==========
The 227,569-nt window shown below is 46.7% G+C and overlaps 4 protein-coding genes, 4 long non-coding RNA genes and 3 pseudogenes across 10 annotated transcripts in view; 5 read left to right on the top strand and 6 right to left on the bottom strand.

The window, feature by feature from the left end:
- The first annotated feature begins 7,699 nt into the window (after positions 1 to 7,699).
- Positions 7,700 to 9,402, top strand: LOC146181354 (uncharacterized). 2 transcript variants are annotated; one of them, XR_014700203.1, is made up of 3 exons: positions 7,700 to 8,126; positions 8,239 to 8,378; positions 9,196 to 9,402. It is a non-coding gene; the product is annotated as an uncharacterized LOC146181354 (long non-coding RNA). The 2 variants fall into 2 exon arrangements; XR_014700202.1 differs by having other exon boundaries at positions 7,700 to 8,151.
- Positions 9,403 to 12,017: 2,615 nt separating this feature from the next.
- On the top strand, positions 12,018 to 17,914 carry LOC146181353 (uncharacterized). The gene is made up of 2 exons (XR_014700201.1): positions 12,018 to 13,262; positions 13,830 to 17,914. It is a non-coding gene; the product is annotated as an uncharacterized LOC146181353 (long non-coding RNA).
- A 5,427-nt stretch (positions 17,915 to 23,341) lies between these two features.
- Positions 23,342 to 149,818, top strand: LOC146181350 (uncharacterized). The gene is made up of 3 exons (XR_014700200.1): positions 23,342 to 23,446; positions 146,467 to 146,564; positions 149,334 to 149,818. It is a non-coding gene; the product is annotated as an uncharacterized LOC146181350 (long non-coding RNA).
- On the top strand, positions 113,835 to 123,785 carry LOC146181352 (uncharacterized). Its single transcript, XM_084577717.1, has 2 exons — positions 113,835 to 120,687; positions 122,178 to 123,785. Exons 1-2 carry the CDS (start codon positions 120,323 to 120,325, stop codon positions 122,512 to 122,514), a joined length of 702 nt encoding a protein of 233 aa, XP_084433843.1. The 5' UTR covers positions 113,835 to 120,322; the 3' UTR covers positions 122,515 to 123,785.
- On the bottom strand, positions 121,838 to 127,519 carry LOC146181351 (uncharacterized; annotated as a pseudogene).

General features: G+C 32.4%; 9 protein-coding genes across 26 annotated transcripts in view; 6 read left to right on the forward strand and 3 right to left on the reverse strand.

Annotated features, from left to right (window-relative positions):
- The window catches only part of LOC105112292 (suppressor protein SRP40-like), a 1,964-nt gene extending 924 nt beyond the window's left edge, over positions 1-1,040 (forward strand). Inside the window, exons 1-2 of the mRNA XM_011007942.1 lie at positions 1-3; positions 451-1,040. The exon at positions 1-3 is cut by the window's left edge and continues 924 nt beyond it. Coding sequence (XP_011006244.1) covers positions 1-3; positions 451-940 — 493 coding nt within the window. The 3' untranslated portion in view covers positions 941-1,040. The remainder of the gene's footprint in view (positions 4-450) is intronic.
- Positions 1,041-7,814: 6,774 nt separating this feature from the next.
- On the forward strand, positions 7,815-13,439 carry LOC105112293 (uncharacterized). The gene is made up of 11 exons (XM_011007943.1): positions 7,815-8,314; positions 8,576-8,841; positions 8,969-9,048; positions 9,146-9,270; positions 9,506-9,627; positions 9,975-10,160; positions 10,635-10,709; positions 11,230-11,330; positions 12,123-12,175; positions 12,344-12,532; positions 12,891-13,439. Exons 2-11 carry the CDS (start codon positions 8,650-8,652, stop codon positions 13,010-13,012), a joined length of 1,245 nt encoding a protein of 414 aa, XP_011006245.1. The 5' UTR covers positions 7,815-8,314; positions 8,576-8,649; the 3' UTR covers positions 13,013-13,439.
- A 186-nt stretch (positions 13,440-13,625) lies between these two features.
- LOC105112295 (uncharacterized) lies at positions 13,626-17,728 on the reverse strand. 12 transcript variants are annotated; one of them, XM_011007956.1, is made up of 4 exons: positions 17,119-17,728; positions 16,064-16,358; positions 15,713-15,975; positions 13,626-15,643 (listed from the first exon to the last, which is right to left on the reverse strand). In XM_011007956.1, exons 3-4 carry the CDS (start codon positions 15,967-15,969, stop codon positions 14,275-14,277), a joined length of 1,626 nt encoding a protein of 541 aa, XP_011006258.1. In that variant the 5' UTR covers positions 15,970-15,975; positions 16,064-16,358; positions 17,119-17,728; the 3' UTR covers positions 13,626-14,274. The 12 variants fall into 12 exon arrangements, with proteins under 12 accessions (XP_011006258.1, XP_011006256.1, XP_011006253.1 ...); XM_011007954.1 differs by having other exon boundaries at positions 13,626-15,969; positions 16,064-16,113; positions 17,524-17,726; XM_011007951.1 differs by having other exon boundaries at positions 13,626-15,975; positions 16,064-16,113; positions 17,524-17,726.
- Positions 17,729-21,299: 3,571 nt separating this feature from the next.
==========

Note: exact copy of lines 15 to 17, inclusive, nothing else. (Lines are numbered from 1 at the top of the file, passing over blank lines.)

- On the forward strand, positions 7,815-13,439 carry LOC105112293 (uncharacterized). The gene is made up of 11 exons (XM_011007943.1): positions 7,815-8,314; positions 8,576-8,841; positions 8,969-9,048; positions 9,146-9,270; positions 9,506-9,627; positions 9,975-10,160; positions 10,635-10,709; positions 11,230-11,330; positions 12,123-12,175; positions 12,344-12,532; positions 12,891-13,439. Exons 2-11 carry the CDS (start codon positions 8,650-8,652, stop codon positions 13,010-13,012), a joined length of 1,245 nt encoding a protein of 414 aa, XP_011006245.1. The 5' UTR covers positions 7,815-8,314; positions 8,576-8,649; the 3' UTR covers positions 13,013-13,439.
- A 186-nt stretch (positions 13,440-13,625) lies between these two features.
- LOC105112295 (uncharacterized) lies at positions 13,626-17,728 on the reverse strand. 12 transcript variants are annotated; one of them, XM_011007956.1, is made up of 4 exons: positions 17,119-17,728; positions 16,064-16,358; positions 15,713-15,975; positions 13,626-15,643 (listed from the first exon to the last, which is right to left on the reverse strand). In XM_011007956.1, exons 3-4 carry the CDS (start codon positions 15,967-15,969, stop codon positions 14,275-14,277), a joined length of 1,626 nt encoding a protein of 541 aa, XP_011006258.1. In that variant the 5' UTR covers positions 15,970-15,975; positions 16,064-16,358; positions 17,119-17,728; the 3' UTR covers positions 13,626-14,274. The 12 variants fall into 12 exon arrangements, with proteins under 12 accessions (XP_011006258.1, XP_011006256.1, XP_011006253.1 ...); XM_011007954.1 differs by having other exon boundaries at positions 13,626-15,969; positions 16,064-16,113; positions 17,524-17,726; XM_011007951.1 differs by having other exon boundaries at positions 13,626-15,975; positions 16,064-16,113; positions 17,524-17,726.